When it comes to playing any tabletop RPG, it’s all about the story. Maybe that story is simple, with a certain amount of murderhobo-ing, minimal ‘story’ in the traditional sense, and lots of loot spent on getting better at being a murderhobo. Maybe that story is quite complex, with character development, multiple arcs, themes and motifs and the like. No matter what, it’s a story of sorts, and everyone around the table is telling it. But what about when parts of that story have been told by someone else? Not just things you’ve used to inspire your game, no. I mean, how does playing in a pre-established setting change things and challenge your group?
Meta Knowledge about the game world is always an interesting and potentially risky currency to trade in, but it becomes much more so when you’re working with a published setting. Since the game world isn’t just residing in the GM’s head, it’s quite possible for players to get their hands on material and read up on something that’s caught their interest. If they know, for instance, that a villain has the ability to disguise themselves a certain way, anyone matching the disguise’s description might tempt the knowing player into finding a way to investigate.
Besides that, there are pros to players both knowing things about the setting and not. The biggest pro for them being in the know is that same feeling you get when finding an easter egg or reference in a video game, movie, etc: hey, that cool thing I know about, and was hoping to run into! A D&D character runs into Drizzt and fights alongside him. A Star Wars character goes drinking in the neon bowels of Nar Shaddaa. A Dresden Files character crosses paths with Mab and lives to tell the tale. Players who know about and enjoy the setting in and of itself get to harvest a little bit more enjoyment from it by interacting with their favorite parts in the game.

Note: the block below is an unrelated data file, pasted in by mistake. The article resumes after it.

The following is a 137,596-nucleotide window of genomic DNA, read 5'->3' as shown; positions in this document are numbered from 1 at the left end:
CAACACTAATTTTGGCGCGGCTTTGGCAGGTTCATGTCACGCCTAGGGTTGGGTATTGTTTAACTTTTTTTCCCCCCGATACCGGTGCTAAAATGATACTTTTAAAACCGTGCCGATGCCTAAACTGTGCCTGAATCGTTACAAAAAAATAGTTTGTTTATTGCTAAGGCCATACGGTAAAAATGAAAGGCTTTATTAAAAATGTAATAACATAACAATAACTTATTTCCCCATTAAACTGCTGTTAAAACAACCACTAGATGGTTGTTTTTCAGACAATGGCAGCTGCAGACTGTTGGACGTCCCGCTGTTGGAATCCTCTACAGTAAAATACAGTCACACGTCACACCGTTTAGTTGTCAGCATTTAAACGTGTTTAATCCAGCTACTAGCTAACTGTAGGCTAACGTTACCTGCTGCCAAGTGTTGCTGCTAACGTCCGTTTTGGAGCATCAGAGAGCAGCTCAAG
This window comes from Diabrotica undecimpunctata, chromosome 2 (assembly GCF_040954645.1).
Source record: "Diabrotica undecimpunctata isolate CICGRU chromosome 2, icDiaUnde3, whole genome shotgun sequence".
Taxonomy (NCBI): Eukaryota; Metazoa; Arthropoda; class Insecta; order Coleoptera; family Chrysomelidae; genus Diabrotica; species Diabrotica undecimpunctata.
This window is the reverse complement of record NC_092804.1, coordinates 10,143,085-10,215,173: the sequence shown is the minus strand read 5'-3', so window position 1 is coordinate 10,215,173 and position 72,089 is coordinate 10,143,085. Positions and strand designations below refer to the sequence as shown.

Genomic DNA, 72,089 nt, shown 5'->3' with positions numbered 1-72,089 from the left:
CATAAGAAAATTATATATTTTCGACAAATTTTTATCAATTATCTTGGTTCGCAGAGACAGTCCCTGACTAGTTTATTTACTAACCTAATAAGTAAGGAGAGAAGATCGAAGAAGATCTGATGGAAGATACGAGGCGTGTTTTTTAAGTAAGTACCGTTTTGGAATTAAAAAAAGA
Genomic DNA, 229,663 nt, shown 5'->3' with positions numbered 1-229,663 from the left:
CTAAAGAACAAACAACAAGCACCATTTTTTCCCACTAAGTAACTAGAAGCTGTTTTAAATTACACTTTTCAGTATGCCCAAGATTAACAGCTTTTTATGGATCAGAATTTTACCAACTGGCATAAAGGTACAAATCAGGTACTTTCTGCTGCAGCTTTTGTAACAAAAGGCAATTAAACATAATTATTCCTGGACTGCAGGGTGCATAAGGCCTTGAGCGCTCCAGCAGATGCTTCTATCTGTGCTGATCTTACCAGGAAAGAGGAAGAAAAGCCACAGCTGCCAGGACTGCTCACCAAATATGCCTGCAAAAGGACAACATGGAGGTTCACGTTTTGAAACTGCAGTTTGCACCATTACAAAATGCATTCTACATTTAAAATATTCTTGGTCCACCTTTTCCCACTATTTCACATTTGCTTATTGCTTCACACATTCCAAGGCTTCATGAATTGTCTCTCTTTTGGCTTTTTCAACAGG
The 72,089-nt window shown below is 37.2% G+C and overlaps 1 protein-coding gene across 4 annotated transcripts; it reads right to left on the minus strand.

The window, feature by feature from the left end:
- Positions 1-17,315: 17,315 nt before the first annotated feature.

The biggest thing in favor of players remaining in the dark is surprising them. For example, in my ongoing Eberron campaign, the party spent some time in Stormreach. In the 3.5 book centered on the City of Storms, it is revealed that there is a great and terrible power sealed under a section of the city. Suffice to say the players had no idea that was the case, and the revelation shortly before said power started trying to escape had the appropriate level of punch. If players dig a little too deep in reading up on the setting, they might find themselves spoiling a number of surprises that otherwise might have been awesome in-game reveals.
Breaking with Canon
Every published setting comes with things like places, organizations, and characters that make the setting what it is, but sometimes this can actually cause problems at the table. This is less of an issue for many settings that are effectively frozen in place until the PCs start mucking about: nothing really changes in a cosmic sense for the Dark Heresy setting, for instance, and Eberron assumes a starting point in 998 YK and doesn’t hit ‘Play’ until your game starts. But ‘living settings’ can be much more challenging. Not only do the Forgotten Realms, Star Wars, the Dresden Files, etc., have new material constantly coming out, they also have main character heroes facing and solving the big league problems of their setting.
Your first consideration should be towards how ‘canon’ the setting’s canon actually is. My personal advice would be that, unless a GM or player mentions it as part of the story either in-game or as part of backstory material, nothing from outside of the table should be assumed to be going on in the background. Don’t worry about where Luke, Han, and Leia are. Elminster is not relevant right now. Harry Dresden isn’t involved. On the other hand, if you change too much or don’t have at least some showing of the setting’s unique properties and characters, then why are you even playing in the setting? It’s a careful balancing act.